Saturday, September 24, 2011

WEA teachers union gambled in Tacoma and lost

The parents and kids really lost. But the union could have had the same agreement in August and not messed up two weeks for 28,000 kids.

Liv Finne is the education specialist at Washington Policy Center; she reports:

Earlier this year, leaders at the statewide teacher union, the WEA, developed a plan to go on strike in local districts that didn’t agree to union demands. In passing New Business Item #6 at their May 12th meeting, union executives outlined a plan for closing schools on days that create maximum disruption for families and children. 
The purpose was to show union power – pick a school district and make an example of it.
At the time no one knew which school district would be targeted. By late August however, it was clear a strike was planned at Tacoma schools, depriving 28,000 children of access to a public education. 
The union closed the schools and, as parents scrambled to make childcare arrangements, a judge ordered teachers back to work. Union executives ignored the order and, along with district officials, were ultimately summoned to the Governor’s office. The strike ended up punishing school children because the adults couldn’t agree on the details of the district’s personnel policy.
The final agreement represents an important victory for students. By gaining flexibility in work assignments district officials will be better able to place the best teachers in the classroom, not just the ones with the most seniority. But the entire conflict could have been avoided.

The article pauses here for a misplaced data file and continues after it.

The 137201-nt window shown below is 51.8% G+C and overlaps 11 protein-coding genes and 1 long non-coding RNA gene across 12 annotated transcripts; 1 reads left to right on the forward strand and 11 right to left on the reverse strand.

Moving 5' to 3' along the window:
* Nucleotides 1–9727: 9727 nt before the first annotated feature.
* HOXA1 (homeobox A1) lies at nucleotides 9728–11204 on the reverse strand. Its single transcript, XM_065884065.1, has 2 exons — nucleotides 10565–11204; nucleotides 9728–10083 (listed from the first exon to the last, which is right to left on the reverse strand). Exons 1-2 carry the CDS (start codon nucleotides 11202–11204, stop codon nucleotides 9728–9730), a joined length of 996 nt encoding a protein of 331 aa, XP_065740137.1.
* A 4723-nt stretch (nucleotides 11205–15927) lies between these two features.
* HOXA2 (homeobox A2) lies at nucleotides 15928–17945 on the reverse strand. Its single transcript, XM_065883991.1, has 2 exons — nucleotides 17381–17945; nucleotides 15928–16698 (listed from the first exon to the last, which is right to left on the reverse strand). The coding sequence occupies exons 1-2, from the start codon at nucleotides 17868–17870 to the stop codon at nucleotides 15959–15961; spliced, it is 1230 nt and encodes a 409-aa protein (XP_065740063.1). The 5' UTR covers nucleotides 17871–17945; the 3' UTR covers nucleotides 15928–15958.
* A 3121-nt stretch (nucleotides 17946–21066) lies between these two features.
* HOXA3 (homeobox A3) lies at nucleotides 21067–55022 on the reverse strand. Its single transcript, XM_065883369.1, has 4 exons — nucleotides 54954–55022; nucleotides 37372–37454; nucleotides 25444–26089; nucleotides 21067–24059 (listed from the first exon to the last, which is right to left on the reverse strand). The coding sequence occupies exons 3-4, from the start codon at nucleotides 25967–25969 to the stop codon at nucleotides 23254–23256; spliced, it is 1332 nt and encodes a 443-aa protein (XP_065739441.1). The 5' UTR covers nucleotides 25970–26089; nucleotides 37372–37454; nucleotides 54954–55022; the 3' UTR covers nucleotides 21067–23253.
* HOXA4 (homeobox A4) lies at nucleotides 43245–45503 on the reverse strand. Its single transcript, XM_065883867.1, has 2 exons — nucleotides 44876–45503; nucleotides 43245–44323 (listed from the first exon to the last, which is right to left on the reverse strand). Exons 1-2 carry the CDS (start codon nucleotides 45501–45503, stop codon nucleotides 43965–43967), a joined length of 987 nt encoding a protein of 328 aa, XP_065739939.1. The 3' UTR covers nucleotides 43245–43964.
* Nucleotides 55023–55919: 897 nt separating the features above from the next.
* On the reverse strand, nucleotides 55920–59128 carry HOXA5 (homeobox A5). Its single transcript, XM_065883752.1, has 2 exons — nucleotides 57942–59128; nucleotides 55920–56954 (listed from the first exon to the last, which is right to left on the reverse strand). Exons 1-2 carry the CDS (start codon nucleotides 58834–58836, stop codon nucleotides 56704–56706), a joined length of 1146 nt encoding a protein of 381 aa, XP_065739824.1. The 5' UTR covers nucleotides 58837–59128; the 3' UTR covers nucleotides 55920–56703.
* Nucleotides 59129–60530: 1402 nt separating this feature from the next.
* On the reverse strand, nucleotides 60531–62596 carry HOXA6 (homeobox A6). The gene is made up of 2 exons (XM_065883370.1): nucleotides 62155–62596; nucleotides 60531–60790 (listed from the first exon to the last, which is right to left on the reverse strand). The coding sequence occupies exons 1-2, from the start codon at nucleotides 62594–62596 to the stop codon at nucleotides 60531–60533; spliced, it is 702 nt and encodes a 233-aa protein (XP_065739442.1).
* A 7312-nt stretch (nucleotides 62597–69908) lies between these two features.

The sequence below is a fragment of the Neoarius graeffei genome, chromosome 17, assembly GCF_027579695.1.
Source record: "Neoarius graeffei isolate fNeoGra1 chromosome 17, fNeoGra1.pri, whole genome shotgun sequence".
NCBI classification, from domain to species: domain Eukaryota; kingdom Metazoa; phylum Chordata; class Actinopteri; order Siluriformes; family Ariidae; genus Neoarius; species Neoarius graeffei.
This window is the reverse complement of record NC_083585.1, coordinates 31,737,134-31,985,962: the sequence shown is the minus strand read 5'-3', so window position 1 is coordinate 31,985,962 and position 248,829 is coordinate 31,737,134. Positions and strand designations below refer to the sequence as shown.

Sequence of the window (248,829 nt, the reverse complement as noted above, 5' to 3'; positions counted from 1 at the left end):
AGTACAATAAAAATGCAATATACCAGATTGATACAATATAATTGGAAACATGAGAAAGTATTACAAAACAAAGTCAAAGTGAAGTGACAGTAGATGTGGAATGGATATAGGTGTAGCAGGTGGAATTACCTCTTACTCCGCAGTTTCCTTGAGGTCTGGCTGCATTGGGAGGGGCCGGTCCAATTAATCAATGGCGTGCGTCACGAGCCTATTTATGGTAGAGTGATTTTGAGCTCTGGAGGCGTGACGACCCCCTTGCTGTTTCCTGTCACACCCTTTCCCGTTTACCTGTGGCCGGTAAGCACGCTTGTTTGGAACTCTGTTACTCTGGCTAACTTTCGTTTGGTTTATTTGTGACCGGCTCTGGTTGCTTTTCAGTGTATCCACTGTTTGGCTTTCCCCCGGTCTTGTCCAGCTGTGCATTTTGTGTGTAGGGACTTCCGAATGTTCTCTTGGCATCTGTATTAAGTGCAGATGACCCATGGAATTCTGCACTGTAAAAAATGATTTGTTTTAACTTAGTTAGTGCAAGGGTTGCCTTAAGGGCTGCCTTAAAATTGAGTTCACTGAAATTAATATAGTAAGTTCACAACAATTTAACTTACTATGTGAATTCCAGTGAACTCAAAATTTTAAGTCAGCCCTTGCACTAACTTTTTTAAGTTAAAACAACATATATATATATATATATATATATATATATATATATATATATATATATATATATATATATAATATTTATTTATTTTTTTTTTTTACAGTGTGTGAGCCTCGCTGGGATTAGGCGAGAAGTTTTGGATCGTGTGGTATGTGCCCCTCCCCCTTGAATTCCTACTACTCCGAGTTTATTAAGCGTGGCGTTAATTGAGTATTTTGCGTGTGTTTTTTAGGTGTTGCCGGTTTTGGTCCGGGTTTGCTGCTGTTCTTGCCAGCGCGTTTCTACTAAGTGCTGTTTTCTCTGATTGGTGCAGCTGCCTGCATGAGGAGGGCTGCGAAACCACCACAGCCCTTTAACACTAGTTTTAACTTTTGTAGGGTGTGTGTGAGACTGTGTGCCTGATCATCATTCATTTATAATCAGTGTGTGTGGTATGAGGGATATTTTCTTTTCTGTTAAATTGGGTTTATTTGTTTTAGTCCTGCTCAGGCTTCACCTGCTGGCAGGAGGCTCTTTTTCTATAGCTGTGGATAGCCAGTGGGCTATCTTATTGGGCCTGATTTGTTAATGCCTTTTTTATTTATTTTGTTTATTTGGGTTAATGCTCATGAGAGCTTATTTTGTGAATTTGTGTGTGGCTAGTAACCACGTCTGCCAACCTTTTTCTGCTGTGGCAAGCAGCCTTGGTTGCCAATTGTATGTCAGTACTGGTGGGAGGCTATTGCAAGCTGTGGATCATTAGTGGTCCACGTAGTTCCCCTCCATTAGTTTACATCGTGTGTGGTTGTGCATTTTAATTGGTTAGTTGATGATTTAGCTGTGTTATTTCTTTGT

What did the strike accomplish? Nothing. Union executives agreed to a proposal they could have accepted months ago, when they were talking with district officials over the summer. Children in Tacoma would have gone to school on time and without incident, just as they did in 294 other school districts. The same result would have been achieved peacefully, without closing schools and without disrupting the lives of thousands of Tacoma families. 
Tacoma union executives gambled and lost. They followed the plan laid out in May in WEA New Business Item #6. They lost in court, lost the unquestioned backing of the Governor, lost the respect of many parents and, most importantly, they needlessly embroiled Tacoma students and their teachers in a public, high-stakes fight that no child should have to witness.

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